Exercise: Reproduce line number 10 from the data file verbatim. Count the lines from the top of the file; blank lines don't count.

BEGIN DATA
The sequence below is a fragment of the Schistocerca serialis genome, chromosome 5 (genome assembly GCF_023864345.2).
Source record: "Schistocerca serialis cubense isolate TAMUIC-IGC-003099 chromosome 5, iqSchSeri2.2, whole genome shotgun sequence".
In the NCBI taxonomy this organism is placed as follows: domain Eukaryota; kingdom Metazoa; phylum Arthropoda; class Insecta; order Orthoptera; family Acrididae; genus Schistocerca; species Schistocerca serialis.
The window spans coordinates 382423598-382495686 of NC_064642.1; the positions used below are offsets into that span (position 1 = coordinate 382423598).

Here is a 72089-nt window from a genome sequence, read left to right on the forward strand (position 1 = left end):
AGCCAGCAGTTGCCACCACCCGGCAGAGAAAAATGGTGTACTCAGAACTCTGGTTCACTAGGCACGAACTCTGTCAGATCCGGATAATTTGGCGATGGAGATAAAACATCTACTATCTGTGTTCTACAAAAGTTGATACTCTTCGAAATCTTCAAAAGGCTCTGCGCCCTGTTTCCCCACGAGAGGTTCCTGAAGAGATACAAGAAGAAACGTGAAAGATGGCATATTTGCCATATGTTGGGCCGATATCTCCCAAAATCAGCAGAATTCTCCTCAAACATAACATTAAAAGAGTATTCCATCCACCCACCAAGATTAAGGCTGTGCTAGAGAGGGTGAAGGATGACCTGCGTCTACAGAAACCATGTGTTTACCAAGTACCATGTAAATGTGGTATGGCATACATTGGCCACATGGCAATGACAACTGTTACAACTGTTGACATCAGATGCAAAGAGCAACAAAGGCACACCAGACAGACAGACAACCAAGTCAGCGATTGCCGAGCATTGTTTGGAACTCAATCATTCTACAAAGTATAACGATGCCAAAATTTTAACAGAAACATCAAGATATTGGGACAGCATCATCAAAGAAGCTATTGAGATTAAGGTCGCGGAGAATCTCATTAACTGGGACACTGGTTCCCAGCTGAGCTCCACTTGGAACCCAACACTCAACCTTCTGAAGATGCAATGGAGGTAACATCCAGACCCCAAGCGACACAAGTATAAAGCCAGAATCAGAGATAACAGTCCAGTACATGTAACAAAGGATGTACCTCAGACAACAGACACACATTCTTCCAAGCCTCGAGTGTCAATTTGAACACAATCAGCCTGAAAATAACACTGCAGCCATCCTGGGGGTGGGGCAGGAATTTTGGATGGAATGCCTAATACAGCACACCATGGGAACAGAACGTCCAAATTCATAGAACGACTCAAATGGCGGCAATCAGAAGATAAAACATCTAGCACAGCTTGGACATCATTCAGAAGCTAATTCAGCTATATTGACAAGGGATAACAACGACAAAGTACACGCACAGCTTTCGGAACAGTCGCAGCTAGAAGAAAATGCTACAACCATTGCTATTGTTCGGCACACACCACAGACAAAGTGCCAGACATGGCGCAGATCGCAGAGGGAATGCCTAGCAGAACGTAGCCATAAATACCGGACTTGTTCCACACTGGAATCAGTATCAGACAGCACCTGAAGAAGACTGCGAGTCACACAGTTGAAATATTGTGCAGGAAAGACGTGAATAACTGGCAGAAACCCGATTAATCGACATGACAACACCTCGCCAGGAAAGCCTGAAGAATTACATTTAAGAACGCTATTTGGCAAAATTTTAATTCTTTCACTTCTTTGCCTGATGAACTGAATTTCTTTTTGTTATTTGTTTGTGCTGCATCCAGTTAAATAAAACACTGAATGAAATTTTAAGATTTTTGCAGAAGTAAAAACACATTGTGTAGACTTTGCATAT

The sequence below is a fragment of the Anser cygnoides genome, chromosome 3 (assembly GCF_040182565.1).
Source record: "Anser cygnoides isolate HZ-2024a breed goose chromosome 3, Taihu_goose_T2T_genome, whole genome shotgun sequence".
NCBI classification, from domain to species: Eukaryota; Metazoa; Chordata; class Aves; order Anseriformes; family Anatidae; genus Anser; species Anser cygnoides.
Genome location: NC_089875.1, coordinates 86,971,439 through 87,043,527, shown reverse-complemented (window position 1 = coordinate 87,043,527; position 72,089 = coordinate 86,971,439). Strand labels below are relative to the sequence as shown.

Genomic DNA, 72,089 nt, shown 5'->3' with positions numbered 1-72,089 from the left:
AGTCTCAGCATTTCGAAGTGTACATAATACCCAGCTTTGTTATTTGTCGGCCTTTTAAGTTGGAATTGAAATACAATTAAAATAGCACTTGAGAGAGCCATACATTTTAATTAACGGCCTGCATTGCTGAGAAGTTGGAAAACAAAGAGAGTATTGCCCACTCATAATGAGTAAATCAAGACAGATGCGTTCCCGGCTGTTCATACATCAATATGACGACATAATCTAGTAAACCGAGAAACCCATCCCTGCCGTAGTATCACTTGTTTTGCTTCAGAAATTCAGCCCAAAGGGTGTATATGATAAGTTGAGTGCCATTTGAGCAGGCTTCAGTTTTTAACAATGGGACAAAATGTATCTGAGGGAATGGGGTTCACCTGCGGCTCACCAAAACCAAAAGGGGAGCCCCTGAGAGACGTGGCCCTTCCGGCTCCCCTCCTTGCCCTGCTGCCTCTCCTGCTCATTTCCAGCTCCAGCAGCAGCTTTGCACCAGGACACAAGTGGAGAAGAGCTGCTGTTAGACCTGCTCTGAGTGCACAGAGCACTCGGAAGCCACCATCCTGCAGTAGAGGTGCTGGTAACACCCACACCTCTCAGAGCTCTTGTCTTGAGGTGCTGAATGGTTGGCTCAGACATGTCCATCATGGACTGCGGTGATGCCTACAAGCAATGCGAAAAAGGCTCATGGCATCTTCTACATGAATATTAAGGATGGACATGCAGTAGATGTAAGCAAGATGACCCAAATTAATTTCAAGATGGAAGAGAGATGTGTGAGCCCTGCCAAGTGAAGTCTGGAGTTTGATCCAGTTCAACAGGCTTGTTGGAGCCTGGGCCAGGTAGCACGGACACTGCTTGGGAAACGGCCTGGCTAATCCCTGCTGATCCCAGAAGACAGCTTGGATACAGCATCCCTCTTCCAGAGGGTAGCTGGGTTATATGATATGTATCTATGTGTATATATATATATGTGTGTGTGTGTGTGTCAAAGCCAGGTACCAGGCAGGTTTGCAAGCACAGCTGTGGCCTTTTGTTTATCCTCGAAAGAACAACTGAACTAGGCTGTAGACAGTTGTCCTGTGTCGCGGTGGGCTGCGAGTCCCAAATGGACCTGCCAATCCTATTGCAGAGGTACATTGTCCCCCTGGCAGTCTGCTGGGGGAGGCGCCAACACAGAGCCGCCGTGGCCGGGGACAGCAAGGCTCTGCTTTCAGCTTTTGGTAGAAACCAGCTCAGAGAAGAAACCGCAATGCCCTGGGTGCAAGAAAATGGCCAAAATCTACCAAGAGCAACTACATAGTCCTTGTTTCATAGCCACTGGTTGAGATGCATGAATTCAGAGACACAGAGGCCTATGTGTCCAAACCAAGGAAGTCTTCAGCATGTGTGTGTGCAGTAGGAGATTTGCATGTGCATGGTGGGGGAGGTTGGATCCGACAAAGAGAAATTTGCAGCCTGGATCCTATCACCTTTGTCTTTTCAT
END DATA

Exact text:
Genome location: NC_089875.1, coordinates 86,971,439 through 87,043,527, shown reverse-complemented (window position 1 = coordinate 87,043,527; position 72,089 = coordinate 86,971,439). Strand labels below are relative to the sequence as shown.